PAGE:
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Album review: Whiskey Moon Face “One Blinding Dusky Dusk” (FRUK)

May 13, 2014

Whiskey Moon Face 'One Blinding Dusky Dusk'In their Facebook bio, Whiskey Moon Face describe their music as “original rag and bones jazz blues folk tuuunes!” which, while it gives an indication of their eclectic sound, in many ways doesn’t even begin to cover the full range and diversity of this three-piece London-based band – nor their astonishing workrate. Lead by Louisa Jones (singer, songwriter and virtuoso multi-instrumentalist) with Ewan Bleach on clarinet and Jim Ydstie on double bass, they took just two days to record the thirteen songs of their debut album One Blinding Dusky Dusk, plus a further nine tracks for a companion EP, The Echo of Me Shoes.

Thankfully, this frenetic pace has had no impact on the quality of their music, which is of an impressively high standard throughout, both in terms of musicianship as well as writing. While jazz, blues and folk are indeed all present, surfacing and disappearing throughout the album, to my ears there is also something of the feel of the musics of the Romani and klezmer traditions of Central and Eastern Europe; the classical dhrupad style of Northern India as well as music from around the Celtic diaspora (Quebec as well as Ireland). But at no time does the listener feel that she is listening to a grab bag of cultural appropriation whose target demographic is the hipster cliques of east London, or the result of some esoteric ethnomusicological experiment.

Whiskey Moon Face make music which is far more than the sum of its parts and effortlessly transcends any potential accusations of pastiche. The core trio and its various guests (fiddle player Alistair Caplin, violinist Mirabelle Gillis, trombonist Sky Murphy, drummer John Blease and songwriter and banjo player Sam Bailley) are clearly all highly skilled musicians, but the listener never feels that she is witness to a display of virtuosity for the sake of it. The arrangements are tight, yet deeper listening reveals an interplay between the performers which at times seems almost telepathic, a sure sign of musicians who not only listen to what each other is playing but for whom the songs are of far greater importance than the individual.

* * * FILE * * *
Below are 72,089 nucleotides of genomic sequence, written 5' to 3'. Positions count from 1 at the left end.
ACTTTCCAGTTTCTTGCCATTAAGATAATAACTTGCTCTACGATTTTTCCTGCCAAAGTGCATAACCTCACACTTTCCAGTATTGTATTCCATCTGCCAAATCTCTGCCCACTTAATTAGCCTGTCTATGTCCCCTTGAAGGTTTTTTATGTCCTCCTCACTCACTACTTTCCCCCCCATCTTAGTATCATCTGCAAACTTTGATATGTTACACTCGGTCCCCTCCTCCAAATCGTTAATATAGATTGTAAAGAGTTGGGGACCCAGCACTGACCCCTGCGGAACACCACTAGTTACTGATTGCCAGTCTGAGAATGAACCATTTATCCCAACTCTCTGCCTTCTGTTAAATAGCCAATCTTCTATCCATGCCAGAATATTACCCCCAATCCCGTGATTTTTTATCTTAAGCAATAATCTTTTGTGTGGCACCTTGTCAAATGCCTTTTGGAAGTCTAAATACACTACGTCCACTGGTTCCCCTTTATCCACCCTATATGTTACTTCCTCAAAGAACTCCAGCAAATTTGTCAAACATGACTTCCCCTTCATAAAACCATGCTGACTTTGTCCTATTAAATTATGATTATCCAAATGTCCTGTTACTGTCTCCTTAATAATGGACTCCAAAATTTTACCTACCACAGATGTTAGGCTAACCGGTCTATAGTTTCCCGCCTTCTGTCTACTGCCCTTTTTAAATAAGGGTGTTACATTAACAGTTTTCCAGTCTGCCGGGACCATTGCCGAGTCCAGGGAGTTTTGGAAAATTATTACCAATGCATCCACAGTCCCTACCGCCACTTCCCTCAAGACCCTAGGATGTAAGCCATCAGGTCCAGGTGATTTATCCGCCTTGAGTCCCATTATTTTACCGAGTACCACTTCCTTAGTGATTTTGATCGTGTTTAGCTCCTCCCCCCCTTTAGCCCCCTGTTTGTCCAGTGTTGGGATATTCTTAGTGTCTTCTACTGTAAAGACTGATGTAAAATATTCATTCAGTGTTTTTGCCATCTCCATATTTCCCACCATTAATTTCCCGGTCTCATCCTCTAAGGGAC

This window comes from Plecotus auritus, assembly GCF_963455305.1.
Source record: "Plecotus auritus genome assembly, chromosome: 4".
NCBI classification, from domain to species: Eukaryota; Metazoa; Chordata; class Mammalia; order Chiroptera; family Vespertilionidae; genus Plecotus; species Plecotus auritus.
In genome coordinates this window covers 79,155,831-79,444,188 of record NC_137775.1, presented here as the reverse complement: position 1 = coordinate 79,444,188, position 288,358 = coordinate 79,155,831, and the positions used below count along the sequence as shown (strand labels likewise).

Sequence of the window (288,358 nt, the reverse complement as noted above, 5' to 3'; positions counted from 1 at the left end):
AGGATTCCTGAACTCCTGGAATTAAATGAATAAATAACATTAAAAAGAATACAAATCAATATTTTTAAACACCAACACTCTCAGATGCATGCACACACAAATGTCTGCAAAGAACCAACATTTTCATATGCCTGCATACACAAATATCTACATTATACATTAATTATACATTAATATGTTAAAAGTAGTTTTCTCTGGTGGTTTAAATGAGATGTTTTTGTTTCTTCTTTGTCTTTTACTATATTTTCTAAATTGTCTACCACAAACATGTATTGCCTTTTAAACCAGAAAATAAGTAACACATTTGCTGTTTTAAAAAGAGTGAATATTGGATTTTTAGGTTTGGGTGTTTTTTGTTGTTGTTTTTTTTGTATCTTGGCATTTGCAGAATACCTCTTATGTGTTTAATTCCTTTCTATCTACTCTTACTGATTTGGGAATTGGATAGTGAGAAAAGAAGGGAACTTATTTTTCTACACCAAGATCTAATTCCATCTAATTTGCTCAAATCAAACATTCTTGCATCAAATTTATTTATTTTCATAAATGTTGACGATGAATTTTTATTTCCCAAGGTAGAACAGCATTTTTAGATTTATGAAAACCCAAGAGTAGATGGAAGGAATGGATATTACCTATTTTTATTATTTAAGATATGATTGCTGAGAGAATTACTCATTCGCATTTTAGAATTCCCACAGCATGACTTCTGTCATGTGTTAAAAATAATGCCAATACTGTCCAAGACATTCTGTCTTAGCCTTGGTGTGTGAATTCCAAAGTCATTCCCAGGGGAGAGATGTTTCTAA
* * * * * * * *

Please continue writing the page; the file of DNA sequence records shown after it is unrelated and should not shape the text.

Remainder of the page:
Throughout, the music itself is performed with assurance and aplomb, and one is left with the overriding sense of hearing atmospheric and heady music that lives and breathes. This in itself is a rare and precious thing in these days where a bland and formulaic commercialism, imposed by career-minded record company executives, too often makes the rules and this evident enjoyment is a defining feature of the band, which sets them apart from many of their peers. Consequently, uptempo numbers, such as Yellow Fingernails and Pirates, will have you dancing around your living room while more reflective tunes like Light and Limehouse De Reverie allow time to catch your breath. The end result of listening to One Blinding Dusky Dusk is akin to having been at one of those wild and joyous youthful parties in somebody else’s parents’ house that you’ll remember for years.

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Originally posted at Folk Radio UK (13 May 2014)

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